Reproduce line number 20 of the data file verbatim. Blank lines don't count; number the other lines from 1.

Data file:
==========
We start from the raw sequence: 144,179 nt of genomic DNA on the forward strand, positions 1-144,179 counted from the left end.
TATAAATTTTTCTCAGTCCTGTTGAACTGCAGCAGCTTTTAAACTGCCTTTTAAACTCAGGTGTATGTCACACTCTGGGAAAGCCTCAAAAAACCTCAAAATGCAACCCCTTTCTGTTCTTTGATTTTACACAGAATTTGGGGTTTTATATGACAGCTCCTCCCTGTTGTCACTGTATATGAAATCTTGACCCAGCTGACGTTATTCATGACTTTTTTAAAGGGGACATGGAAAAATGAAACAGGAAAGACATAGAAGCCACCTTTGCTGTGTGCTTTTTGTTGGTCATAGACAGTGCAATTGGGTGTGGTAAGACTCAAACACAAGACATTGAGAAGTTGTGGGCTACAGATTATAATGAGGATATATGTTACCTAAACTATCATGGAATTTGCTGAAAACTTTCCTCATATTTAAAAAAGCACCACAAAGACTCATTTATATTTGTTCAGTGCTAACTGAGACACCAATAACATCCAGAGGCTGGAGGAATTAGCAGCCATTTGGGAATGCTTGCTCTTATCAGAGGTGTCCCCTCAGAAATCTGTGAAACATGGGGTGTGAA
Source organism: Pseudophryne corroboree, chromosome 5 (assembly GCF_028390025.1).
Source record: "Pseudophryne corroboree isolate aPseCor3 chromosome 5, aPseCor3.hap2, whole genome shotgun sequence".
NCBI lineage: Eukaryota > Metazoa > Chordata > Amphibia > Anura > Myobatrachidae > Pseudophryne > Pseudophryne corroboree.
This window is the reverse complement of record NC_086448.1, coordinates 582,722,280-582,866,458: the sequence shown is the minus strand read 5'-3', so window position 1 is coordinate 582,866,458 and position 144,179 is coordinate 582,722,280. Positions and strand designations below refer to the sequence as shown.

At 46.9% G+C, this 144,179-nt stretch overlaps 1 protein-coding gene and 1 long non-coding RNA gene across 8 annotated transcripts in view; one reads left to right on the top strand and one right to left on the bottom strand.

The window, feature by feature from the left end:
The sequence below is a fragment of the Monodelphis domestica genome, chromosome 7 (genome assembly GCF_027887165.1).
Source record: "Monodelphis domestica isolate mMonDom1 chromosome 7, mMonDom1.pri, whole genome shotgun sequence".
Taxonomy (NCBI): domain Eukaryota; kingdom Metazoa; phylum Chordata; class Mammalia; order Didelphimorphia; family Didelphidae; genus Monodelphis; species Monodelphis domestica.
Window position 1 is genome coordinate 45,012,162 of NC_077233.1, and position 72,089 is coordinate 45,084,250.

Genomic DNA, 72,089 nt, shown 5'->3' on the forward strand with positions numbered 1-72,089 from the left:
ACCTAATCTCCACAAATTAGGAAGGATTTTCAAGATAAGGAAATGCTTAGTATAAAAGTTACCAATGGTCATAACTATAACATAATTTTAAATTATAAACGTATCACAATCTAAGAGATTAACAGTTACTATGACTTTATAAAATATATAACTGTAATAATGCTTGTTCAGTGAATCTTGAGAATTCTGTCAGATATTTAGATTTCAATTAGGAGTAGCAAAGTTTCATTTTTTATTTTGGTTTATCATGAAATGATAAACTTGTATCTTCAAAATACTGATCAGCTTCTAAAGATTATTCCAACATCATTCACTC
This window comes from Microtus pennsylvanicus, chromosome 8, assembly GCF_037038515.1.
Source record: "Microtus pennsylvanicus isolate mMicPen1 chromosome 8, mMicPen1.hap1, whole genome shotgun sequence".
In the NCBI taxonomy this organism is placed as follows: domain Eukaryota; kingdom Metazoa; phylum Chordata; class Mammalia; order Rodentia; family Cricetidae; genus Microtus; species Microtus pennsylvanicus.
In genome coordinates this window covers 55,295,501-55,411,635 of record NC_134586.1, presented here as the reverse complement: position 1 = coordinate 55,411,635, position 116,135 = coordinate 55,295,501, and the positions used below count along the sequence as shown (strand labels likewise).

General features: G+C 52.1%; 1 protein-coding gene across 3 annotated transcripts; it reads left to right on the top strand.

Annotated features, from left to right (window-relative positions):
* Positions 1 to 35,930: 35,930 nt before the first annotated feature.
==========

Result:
Annotated features, from left to right (window-relative positions):